Using photography, videography, and recorded interviews, I have worked with nearly 60 individuals who are carrying forward Appalachian traditions in our rapidly changing world. Some traditions, such as hip-hop and film projection, are relatively new. Others, like logging and dulcimer ballads, are centuries old.”
Cross-posted from The Independent Photographer. [By Isabel O’Toole]
“His relentless passion for the medium earned Haas assignments with notable magazines such as DU and Heute, and he was the first person to publish a colour photo-essay for LIFE in 1953 on Returning Prisoners of War. This photo essay enabled Haas to become entangled in the circle of celebrity photographers that was Werner Bischof, Henri Cartier Bresson and Robert Capa. Capa encouraged Haas to pursue his colour photography, at which point he began shooting with a Leica and colour film.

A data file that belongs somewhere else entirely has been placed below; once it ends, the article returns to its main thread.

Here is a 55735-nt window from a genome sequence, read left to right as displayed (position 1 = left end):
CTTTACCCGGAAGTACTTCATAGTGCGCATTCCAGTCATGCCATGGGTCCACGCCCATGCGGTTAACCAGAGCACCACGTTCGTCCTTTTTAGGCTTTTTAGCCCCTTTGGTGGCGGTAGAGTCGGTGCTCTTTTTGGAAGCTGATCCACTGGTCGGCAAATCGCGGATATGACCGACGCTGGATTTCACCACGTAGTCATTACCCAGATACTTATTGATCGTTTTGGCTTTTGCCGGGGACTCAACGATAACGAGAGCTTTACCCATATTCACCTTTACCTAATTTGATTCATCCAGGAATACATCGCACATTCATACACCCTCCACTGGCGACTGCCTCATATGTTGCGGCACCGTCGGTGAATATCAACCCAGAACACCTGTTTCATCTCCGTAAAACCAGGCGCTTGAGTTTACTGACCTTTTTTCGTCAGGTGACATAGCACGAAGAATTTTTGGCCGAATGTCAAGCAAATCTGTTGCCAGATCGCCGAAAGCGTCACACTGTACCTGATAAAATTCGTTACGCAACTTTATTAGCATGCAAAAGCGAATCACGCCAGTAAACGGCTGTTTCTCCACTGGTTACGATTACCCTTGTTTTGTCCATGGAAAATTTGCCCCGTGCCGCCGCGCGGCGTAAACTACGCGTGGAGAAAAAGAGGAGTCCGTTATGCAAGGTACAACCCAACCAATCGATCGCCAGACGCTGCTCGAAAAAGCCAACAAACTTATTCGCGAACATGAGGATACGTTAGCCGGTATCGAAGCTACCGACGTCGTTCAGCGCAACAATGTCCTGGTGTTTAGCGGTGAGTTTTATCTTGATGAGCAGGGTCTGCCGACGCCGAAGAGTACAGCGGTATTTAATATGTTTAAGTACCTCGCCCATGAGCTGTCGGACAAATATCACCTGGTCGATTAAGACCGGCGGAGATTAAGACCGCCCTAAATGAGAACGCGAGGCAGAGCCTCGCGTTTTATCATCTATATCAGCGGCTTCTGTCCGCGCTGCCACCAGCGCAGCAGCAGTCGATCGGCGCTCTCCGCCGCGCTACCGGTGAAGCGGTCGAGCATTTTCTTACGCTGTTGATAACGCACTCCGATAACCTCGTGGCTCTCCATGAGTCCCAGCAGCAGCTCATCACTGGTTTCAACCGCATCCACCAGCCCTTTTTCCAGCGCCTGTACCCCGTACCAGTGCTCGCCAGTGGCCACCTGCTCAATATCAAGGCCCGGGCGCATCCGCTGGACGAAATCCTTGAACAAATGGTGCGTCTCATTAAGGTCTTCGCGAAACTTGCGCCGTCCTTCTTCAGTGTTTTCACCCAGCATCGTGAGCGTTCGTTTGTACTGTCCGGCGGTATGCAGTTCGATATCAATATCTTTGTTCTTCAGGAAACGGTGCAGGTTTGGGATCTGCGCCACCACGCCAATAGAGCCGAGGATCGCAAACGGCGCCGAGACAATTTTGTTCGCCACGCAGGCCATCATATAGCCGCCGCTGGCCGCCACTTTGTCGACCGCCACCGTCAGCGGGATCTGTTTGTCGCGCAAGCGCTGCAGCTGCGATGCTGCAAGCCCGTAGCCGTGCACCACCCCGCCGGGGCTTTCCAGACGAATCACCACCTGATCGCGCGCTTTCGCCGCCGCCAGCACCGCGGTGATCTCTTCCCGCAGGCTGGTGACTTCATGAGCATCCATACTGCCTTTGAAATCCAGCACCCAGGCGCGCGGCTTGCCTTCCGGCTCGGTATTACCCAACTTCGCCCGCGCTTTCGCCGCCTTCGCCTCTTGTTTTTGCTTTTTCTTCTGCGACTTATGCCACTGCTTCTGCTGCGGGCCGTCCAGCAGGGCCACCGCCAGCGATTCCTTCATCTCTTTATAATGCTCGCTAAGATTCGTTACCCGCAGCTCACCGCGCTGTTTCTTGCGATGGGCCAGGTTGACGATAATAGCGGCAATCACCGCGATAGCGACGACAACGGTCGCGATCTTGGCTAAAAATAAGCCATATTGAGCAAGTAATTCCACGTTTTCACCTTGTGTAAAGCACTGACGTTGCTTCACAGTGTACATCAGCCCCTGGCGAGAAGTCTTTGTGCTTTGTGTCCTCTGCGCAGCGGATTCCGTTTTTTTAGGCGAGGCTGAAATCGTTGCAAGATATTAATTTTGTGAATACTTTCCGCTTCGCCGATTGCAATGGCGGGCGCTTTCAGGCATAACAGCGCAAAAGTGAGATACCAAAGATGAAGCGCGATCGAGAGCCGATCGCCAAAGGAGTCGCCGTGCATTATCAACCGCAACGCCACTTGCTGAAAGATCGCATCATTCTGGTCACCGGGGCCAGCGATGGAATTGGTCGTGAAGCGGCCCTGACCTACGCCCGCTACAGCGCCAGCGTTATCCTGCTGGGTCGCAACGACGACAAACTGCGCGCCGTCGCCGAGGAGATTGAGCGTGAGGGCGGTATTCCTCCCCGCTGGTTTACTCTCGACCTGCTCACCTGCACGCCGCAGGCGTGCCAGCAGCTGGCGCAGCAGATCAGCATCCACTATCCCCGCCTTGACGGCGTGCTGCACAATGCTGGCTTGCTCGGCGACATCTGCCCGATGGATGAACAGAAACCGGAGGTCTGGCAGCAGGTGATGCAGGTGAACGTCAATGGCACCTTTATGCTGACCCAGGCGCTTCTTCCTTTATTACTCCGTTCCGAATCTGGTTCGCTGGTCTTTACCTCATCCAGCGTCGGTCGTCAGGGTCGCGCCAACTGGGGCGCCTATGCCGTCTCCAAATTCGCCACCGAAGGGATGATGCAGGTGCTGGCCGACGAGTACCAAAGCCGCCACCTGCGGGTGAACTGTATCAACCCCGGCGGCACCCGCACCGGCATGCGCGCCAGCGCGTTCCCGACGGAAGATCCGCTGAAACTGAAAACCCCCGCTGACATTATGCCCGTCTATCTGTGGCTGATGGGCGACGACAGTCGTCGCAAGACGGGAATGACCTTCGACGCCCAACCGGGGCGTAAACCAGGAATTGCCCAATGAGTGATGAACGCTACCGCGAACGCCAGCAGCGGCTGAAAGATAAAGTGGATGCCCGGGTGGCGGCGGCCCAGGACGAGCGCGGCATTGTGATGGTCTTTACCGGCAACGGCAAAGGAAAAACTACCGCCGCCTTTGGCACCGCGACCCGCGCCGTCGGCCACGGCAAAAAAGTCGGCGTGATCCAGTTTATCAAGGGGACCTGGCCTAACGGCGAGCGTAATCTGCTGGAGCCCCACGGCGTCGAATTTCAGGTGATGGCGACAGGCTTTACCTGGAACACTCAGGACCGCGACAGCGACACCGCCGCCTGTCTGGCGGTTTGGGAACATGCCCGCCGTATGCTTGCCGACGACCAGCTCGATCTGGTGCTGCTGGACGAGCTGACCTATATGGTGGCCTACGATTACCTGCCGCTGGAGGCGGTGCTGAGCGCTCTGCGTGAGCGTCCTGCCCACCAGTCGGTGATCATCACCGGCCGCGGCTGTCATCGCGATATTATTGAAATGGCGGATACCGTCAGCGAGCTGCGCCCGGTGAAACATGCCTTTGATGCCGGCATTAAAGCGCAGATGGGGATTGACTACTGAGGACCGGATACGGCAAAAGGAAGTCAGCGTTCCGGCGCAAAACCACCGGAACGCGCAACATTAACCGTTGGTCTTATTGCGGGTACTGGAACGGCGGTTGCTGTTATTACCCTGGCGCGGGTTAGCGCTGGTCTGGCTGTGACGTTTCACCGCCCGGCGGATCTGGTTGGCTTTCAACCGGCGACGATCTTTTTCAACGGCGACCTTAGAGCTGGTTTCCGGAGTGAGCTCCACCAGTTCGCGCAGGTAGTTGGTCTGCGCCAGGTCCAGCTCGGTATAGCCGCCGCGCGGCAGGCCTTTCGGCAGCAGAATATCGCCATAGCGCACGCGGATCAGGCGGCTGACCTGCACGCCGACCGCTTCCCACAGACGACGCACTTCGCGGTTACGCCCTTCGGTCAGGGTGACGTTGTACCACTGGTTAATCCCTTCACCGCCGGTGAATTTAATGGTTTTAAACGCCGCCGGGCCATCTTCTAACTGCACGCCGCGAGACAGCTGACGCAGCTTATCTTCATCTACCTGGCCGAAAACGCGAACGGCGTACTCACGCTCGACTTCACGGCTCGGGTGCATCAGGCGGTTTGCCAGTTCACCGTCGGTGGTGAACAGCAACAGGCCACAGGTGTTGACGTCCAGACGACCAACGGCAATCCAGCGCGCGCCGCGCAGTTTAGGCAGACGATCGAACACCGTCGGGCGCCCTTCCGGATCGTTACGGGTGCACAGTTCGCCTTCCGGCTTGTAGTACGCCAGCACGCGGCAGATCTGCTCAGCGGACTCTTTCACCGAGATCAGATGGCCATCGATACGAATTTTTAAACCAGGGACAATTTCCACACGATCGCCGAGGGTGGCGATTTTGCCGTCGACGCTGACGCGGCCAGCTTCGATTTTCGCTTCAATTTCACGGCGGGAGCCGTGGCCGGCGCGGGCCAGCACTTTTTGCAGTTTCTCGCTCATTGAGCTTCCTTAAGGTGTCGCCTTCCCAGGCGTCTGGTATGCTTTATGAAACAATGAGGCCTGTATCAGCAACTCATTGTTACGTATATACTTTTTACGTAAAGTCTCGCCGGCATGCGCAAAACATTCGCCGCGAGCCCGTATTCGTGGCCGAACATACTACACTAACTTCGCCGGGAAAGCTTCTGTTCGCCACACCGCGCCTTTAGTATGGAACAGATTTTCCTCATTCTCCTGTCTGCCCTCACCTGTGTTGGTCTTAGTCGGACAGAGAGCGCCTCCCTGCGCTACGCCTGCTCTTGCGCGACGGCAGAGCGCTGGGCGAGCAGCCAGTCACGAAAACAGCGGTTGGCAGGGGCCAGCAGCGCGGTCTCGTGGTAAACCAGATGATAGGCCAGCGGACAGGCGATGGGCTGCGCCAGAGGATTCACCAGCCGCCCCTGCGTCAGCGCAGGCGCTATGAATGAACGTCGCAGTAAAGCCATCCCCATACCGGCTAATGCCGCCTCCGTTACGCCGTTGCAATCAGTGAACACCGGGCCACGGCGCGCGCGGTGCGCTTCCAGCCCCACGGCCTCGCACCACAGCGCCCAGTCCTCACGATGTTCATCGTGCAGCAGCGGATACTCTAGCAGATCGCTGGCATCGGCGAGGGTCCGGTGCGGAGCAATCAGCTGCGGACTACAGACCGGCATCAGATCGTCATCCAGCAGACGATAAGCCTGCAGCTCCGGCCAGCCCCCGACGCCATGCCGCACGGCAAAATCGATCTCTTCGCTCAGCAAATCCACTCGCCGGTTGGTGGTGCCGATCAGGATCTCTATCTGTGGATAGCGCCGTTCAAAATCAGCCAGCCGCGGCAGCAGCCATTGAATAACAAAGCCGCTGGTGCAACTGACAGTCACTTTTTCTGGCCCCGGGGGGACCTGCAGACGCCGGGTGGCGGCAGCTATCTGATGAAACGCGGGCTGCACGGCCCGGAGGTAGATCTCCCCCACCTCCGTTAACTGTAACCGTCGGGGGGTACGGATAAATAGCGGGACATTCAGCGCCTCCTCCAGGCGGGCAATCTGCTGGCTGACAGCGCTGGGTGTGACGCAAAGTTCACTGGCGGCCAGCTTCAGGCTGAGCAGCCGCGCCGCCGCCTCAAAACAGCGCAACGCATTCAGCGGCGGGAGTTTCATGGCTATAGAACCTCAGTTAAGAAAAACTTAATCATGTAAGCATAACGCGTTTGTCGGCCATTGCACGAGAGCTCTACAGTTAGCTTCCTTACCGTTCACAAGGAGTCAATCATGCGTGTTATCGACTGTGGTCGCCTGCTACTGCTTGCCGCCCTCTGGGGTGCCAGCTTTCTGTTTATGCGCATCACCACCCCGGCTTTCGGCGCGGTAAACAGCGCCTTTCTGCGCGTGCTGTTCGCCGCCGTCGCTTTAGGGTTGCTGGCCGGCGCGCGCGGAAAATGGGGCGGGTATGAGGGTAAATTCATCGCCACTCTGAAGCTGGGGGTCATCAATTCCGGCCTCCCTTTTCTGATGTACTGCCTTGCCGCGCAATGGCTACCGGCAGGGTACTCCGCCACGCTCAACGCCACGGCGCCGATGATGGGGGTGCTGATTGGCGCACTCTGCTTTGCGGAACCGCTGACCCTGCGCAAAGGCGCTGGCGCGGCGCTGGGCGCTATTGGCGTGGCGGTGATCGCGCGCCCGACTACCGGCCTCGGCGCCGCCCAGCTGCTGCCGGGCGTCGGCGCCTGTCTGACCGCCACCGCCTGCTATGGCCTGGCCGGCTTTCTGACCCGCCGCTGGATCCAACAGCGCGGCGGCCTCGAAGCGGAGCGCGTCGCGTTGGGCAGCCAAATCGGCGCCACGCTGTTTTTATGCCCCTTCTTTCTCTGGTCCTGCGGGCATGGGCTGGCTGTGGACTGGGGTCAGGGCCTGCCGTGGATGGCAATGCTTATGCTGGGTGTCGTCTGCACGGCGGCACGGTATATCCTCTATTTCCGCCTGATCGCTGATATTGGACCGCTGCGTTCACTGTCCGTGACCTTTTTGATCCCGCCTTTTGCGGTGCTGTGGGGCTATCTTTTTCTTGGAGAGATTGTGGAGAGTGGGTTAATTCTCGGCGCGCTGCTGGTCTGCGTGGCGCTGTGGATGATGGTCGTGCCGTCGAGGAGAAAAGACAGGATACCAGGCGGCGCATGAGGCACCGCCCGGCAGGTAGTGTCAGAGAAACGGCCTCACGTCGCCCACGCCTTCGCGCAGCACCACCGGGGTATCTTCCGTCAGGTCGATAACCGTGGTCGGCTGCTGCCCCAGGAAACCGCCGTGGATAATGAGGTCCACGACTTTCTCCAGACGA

A twenty-four-page color photo essay of Images of New York appeared in LIFE in 1951 and was both Haas’ and LIFE’s first long color feature in print.
Though Haas was accepted in the ranks of leading documentarians of his time, he is remembered for his commercial work, having been one of the first people to shoot the Marlboro Man, but his private work really illuminates his true sensibilities.”
Cross-posted from The New Yorker Photo Booth. [By Joran Coley]
“All along the way, his eye is trained on moments of calm, locating an inherent grace, style, and sublime beauty in the Black everyday.”
“When Higgins began making photographs for magazines and newspapers, in the late nineteen-sixties, he was one of a handful of Black photographers working in mainstream media. Much of the work produced in his thirty-nine years as a staff photographer at the Times was a concerted attempt to incorporate Black America into the world’s consciousness. ‘When I arrived at The New York Times in 1975, I felt the media was immune to any real comprehension of the world I knew well,’ he wrote at the time of his retirement from the paper, in 2014. ‘I wanted to share the history and traditions of the people I grew up with.’”